What Bela Fleck did for banjo, Carlos del Junco is doing for harmonica
How insane do you like your harmonica? Just a little bit nuts? Moderately disturbed? Or flat-out over-the-top? Well, if you fall into that third category, this might be the record for you. Carlos del Junco, considered by some as the greatest harmonica player in the world, has assembled a record uniquely suited to showing off his impressive chops. Far from being a straightforward blues album, del Junco's band brings a jittery, jazzy, time-signature-shredding, world-music-evoking sensibility to the set. In other words, if you're looking for something low-impact and tame, this probably isn't the album to reach for.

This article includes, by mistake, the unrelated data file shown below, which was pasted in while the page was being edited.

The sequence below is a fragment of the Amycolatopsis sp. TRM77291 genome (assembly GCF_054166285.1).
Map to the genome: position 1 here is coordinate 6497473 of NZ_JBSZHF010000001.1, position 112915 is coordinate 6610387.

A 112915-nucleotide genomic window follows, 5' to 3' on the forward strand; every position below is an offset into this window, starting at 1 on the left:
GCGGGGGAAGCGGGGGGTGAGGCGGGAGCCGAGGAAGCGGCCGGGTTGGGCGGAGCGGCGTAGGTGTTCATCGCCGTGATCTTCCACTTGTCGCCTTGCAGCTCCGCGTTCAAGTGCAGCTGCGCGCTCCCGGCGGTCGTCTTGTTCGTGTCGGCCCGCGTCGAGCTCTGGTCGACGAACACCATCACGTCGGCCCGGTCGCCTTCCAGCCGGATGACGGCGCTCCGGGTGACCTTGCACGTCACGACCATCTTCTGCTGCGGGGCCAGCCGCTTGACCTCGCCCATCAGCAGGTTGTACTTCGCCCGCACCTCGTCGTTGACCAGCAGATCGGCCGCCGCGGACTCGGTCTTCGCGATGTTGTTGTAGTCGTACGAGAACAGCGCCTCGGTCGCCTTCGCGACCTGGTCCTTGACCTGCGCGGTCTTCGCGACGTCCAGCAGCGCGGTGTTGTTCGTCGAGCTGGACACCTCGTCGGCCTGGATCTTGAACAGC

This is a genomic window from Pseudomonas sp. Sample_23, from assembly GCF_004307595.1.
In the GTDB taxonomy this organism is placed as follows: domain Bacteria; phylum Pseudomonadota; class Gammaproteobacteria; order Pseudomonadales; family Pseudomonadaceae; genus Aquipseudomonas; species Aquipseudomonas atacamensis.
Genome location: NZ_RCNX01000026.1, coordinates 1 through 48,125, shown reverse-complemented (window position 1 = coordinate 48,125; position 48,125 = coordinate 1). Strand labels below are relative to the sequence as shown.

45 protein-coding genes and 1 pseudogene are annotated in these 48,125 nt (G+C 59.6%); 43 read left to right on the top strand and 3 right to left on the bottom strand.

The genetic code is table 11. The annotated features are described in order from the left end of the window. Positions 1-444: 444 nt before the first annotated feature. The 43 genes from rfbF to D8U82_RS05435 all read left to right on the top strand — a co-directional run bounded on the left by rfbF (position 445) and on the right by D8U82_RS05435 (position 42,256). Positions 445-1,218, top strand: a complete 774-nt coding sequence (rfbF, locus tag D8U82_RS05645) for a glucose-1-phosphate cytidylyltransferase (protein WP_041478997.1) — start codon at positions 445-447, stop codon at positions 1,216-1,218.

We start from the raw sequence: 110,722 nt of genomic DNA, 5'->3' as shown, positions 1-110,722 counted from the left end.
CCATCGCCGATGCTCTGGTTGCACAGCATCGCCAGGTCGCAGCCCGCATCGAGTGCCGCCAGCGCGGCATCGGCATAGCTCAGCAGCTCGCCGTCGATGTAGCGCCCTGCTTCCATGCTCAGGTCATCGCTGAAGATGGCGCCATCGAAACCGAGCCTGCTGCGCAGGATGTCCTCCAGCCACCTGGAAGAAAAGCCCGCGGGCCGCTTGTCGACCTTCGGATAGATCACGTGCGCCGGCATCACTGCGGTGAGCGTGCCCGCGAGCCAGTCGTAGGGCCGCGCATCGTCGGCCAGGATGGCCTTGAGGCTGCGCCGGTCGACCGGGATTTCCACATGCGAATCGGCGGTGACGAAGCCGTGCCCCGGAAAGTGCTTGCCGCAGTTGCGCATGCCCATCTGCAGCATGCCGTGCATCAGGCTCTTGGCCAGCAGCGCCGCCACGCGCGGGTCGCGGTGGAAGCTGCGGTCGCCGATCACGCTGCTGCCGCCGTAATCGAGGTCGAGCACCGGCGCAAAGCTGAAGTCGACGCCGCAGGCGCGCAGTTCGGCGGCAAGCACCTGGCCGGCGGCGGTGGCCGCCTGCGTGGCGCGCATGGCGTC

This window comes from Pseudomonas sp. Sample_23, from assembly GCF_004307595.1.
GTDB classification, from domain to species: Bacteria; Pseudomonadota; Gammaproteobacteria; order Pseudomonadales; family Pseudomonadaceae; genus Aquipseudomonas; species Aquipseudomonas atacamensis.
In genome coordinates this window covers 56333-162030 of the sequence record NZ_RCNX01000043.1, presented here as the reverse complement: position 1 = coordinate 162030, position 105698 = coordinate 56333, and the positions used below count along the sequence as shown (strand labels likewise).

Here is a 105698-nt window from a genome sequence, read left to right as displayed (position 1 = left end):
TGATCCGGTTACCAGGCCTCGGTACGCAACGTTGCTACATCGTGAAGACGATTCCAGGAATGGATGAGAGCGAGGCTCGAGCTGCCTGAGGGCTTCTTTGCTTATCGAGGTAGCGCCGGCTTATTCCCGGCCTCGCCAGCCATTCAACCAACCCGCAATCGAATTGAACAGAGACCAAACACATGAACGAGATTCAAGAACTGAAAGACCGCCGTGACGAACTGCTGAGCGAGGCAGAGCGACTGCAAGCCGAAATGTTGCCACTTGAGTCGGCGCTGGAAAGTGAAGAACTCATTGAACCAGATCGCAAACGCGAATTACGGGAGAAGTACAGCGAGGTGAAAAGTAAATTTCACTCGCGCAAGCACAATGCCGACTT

One the other hand, if you're in the mood for a little sonic variety -- okay, whole wagonloads of sonic variety -- this will do nicely. From the stop-and-start rhythms of instrumental opener "The Crazy Bastard" to the high-octane "Mojo" (a reworking of "I Got My Mojo Working"), from the mournful opening wails of "Heddon Tadpolly Spook" -- don’t ask -- to the closing bars of the Latin-jazz-inflected "Mariachi", del Junco and his band appear allergic to doing anything twice. For listeners whose idea of harmonica remains rooted in 12-bar blues, this record will be a revelation -- what Bela Fleck has done for banjo, Carlos del Junco is doing for harmonica.